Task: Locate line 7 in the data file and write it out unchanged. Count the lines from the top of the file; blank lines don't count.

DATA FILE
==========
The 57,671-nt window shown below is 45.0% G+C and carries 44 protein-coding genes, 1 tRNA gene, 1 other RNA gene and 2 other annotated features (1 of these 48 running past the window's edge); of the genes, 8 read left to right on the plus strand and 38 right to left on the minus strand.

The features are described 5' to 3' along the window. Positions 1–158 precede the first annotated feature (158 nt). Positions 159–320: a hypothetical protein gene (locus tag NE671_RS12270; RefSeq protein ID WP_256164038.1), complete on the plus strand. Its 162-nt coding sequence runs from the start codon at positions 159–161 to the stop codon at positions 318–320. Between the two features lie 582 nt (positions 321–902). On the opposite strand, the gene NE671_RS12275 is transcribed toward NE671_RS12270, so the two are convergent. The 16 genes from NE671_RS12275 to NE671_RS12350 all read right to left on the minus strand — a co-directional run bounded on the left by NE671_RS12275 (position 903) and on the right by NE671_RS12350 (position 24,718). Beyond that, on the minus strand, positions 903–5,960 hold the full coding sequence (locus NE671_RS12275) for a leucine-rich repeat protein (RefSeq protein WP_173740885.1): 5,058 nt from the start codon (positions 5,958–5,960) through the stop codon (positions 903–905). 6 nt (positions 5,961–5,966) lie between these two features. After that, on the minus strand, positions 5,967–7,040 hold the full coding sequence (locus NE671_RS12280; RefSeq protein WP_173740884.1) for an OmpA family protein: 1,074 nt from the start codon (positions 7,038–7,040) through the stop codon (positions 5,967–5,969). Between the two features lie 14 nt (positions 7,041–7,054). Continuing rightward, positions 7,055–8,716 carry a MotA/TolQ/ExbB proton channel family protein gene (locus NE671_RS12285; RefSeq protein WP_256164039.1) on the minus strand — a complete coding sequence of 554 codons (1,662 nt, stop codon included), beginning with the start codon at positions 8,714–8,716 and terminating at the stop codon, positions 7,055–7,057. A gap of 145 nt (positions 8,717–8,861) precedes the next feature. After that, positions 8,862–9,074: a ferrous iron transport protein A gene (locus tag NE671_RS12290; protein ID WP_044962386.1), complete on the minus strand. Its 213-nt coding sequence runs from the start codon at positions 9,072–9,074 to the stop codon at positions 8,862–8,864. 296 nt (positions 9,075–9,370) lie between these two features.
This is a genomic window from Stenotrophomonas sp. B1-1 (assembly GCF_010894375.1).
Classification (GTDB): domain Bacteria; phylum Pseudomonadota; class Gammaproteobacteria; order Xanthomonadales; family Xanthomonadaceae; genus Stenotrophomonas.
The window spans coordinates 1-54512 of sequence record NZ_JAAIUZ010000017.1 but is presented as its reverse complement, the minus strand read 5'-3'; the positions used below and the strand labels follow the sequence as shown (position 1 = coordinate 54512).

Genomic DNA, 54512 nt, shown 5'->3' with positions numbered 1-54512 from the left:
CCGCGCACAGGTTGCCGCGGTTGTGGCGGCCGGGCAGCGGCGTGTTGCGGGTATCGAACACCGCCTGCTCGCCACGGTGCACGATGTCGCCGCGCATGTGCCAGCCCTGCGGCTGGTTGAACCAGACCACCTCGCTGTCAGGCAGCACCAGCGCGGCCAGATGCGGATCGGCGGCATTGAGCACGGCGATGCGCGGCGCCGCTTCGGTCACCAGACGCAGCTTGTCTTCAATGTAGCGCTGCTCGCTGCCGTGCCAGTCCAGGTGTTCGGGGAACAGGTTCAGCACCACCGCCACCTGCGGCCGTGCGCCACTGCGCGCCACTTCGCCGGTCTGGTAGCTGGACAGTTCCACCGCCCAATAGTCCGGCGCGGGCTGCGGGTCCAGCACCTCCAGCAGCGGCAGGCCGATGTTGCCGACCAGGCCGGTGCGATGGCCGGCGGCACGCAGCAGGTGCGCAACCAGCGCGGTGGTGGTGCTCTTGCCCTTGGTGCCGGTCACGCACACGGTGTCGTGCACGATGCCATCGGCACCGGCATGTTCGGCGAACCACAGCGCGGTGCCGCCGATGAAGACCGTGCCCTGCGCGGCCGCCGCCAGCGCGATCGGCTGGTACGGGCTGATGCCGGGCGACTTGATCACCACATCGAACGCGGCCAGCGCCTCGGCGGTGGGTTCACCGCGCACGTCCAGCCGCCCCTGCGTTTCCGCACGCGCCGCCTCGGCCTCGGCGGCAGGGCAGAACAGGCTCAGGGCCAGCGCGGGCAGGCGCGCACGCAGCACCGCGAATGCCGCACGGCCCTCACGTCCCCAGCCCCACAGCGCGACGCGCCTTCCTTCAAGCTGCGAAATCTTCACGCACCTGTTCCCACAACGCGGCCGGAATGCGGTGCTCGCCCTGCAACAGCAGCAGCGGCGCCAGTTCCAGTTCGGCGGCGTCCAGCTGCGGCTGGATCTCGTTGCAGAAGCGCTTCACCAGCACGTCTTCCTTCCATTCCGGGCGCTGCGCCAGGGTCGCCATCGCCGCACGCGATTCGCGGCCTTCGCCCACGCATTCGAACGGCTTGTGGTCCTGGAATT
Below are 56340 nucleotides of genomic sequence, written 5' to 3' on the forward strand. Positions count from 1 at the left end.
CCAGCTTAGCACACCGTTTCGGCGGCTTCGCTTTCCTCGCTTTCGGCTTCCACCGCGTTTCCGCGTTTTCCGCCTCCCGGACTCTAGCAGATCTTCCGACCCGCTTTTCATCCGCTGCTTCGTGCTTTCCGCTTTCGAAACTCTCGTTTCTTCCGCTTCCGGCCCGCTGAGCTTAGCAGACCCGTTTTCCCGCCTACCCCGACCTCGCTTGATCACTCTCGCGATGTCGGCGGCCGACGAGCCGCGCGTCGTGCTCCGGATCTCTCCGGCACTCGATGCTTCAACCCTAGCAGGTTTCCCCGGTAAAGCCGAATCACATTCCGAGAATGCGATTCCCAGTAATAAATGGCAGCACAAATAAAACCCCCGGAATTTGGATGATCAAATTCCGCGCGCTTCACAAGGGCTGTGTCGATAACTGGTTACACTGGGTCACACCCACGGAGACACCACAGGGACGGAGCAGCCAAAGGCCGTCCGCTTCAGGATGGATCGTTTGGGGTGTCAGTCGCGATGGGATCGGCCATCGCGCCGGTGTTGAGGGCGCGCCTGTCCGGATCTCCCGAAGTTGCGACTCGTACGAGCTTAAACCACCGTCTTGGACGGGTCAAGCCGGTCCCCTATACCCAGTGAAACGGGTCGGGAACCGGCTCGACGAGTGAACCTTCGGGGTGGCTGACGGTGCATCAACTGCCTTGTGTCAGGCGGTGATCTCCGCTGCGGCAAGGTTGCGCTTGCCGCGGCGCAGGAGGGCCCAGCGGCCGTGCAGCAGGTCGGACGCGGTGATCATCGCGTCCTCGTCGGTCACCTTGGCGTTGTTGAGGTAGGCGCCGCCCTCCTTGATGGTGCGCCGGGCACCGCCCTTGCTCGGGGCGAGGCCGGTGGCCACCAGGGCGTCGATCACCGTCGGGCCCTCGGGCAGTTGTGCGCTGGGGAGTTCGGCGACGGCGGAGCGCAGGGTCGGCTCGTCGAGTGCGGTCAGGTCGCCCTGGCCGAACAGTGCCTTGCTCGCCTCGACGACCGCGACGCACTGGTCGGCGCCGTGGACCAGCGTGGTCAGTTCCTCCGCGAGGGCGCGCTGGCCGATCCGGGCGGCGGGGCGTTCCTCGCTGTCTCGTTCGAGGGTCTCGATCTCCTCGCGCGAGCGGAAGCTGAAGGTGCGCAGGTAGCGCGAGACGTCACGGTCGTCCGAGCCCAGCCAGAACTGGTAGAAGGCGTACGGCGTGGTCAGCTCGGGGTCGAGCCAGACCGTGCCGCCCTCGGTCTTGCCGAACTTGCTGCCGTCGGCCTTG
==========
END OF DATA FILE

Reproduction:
CCGCGCACAGGTTGCCGCGGTTGTGGCGGCCGGGCAGCGGCGTGTTGCGGGTATCGAACACCGCCTGCTCGCCACGGTGCACGATGTCGCCGCGCATGTGCCAGCCCTGCGGCTGGTTGAACCAGACCACCTCGCTGTCAGGCAGCACCAGCGCGGCCAGATGCGGATCGGCGGCATTGAGCACGGCGATGCGCGGCGCCGCTTCGGTCACCAGACGCAGCTTGTCTTCAATGTAGCGCTGCTCGCTGCCGTGCCAGTCCAGGTGTTCGGGGAACAGGTTCAGCACCACCGCCACCTGCGGCCGTGCGCCACTGCGCGCCACTTCGCCGGTCTGGTAGCTGGACAGTTCCACCGCCCAATAGTCCGGCGCGGGCTGCGGGTCCAGCACCTCCAGCAGCGGCAGGCCGATGTTGCCGACCAGGCCGGTGCGATGGCCGGCGGCACGCAGCAGGTGCGCAACCAGCGCGGTGGTGGTGCTCTTGCCCTTGGTGCCGGTCACGCACACGGTGTCGTGCACGATGCCATCGGCACCGGCATGTTCGGCGAACCACAGCGCGGTGCCGCCGATGAAGACCGTGCCCTGCGCGGCCGCCGCCAGCGCGATCGGCTGGTACGGGCTGATGCCGGGCGACTTGATCACCACATCGAACGCGGCCAGCGCCTCGGCGGTGGGTTCACCGCGCACGTCCAGCCGCCCCTGCGTTTCCGCACGCGCCGCCTCGGCCTCGGCGGCAGGGCAGAACAGGCTCAGGGCCAGCGCGGGCAGGCGCGCACGCAGCACCGCGAATGCCGCACGGCCCTCACGTCCCCAGCCCCACAGCGCGACGCGCCTTCCTTCAAGCTGCGAAATCTTCACGCACCTGTTCCCACAACGCGGCCGGAATGCGGTGCTCGCCCTGCAACAGCAGCAGCGGCGCCAGTTCCAGTTCGGCGGCGTCCAGCTGCGGCTGGATCTCGTTGCAGAAGCGCTTCACCAGCACGTCTTCCTTCCATTCCGGGCGCTGCGCCAGGGTCGCCATCGCCGCACGCGATTCGCGGCCTTCGCCCACGCATTCGAACGGCTTGTGGTCCTGGAATT